Connecticut teachers receive the highest average pensions, while Connecticut state employees rank second according to an analysis by a New Jersey based actuary. Connecticut’s teachers averaged $50,502 in pension payments putting them in the top spot, ahead of Illinois. State employees ranked second in the nation, behind California, with average pensions of $40,438.
Figures released Tuesday by the Office of Fiscal Analysis show Connecticut made big strides in reducing overtime, despite recent state employee layoffs. In fiscal year 2016, state agencies reduced overtime payments by 14.5 percent, $37 million less than the previous year. The biggest reduction in overtime came from the Department of Correction, which reduced overtime by $21.4 million, followed by the Department of Developmental Services, which reduced overtime spending by $5.2 million.
Ellis K. Hagstrom was sentenced to 16 years in prison in 2014 for the repeated rape and sexual abuse of two disabled women he was supposed to care for while working for the Department Developmental Services. However, due to Connecticut’s strict policies on pension revocation Hagstrom will still be eligible to receive his pension. "Mr. Hagstrom's convictions do not qualify as predicate convictions," said Jaclyn Falkowski, spokeswoman for the Office of the Attorney General, "thus barring action by our office to seek revocation of his pension."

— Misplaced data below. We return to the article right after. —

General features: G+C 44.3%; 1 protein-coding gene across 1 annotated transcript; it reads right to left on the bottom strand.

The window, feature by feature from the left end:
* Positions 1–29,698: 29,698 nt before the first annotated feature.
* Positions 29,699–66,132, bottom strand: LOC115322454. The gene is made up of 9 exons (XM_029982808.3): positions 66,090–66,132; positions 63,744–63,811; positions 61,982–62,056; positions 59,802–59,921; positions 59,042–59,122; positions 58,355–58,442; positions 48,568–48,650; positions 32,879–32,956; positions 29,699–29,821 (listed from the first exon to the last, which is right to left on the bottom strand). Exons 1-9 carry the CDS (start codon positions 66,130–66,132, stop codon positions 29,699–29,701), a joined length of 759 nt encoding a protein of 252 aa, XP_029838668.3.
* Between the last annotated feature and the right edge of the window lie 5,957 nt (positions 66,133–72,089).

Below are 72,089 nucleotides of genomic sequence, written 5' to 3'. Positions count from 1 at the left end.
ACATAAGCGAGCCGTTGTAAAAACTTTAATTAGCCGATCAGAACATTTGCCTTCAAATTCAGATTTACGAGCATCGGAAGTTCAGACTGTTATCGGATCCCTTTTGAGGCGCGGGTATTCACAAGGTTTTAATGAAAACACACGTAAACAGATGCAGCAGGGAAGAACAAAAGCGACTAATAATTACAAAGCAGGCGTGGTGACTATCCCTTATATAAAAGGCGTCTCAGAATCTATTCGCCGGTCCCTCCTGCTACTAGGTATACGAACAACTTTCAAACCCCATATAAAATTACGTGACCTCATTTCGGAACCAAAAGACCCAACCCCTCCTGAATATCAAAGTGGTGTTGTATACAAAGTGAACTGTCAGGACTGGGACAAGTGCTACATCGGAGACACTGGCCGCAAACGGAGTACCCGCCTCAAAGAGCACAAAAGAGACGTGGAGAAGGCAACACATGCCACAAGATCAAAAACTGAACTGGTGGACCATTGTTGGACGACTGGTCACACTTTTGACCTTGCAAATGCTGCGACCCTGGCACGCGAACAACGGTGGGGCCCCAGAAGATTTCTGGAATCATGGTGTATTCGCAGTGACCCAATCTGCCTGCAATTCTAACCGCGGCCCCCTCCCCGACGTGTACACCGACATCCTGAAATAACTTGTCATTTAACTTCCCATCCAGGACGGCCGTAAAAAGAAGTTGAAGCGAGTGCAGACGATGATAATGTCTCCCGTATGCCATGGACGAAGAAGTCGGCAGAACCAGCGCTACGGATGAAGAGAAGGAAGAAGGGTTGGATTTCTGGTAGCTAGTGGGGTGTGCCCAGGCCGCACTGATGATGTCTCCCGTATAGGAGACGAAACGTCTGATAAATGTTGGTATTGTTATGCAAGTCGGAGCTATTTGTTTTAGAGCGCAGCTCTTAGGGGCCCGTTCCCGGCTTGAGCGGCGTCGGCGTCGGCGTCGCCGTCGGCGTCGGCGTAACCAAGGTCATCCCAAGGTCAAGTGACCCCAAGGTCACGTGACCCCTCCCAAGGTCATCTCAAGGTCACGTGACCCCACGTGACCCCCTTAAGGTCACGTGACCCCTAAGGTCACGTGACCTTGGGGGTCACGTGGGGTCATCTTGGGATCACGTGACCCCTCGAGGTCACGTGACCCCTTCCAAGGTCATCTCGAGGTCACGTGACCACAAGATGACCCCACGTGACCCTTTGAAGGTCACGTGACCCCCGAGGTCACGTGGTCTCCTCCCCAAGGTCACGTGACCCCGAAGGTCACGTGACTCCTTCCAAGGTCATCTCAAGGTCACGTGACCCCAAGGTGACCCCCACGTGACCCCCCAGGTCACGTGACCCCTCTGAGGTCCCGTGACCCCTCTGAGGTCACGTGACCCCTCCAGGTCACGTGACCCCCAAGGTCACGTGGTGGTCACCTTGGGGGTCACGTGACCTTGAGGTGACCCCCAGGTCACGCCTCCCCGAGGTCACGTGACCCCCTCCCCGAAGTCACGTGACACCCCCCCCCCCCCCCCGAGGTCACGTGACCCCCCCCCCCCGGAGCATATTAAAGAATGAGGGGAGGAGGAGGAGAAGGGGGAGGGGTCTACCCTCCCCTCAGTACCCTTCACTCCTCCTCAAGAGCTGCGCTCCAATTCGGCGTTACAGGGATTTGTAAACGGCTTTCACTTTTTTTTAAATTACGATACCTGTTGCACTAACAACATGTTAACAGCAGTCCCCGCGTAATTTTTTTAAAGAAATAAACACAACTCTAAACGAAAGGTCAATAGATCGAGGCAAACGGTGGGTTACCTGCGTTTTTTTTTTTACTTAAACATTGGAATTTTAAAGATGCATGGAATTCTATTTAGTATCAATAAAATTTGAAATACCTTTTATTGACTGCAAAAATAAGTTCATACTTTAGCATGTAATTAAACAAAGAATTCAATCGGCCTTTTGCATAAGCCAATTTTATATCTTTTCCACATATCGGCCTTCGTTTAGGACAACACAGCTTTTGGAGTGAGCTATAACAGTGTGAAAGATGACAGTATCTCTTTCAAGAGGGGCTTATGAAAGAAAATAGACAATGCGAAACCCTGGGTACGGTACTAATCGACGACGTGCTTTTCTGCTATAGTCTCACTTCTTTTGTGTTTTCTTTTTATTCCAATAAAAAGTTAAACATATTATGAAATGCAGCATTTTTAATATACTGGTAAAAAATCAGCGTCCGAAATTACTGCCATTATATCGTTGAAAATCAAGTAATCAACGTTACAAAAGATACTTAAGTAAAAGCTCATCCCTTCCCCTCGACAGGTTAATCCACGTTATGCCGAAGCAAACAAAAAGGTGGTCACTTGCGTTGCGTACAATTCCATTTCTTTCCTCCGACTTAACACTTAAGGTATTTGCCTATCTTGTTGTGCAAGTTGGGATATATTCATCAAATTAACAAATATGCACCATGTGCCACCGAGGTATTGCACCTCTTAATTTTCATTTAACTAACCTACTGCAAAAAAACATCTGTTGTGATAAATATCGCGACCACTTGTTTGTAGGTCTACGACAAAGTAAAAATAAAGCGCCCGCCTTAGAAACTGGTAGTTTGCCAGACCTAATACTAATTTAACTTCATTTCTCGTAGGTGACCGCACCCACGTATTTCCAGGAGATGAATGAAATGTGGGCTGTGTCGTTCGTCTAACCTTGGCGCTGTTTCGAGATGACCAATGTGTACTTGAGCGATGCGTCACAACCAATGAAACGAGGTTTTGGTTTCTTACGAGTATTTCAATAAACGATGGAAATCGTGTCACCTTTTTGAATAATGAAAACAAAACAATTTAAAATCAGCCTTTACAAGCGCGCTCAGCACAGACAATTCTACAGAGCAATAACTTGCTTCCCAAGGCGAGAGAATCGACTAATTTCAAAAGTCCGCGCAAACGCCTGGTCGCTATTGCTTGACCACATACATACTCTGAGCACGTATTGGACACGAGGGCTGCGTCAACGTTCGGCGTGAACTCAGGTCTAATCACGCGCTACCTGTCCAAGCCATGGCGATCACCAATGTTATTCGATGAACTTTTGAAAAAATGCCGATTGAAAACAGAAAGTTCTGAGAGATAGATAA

State employees who teach at Connecticut's colleges and universities won a unique opportunity in 2010: a partial escape from the effects of the Great Recession. The SEBAC ARP Grievance agreement specified that this was a one-time opportunity. However, Connecticut professors are still allowed to switch from the ARP to the state’s pension system because the IRS has not yet ruled the SAG award.
When people think of a major city declaring bankruptcy the city of Detroit often comes to mind with its sky-high crime rates and areas of urban wasteland. But as more and more cities like Hartford find themselves in impossible financial situations, sometimes filing for Chapter 9 can actually be the best alternative. If the city could prove it was insolvent, what would a Hartford bankruptcy look like?
This year we’ve tried to shine a light on Connecticut’s bonded debt, as well as our pension and retiree healthcare liabilities. When all of this debt is combined, Connecticut is one of the most indebted states in the nation. A new report by J.P. Morgan’s Michael Cembalest provides additional clarity.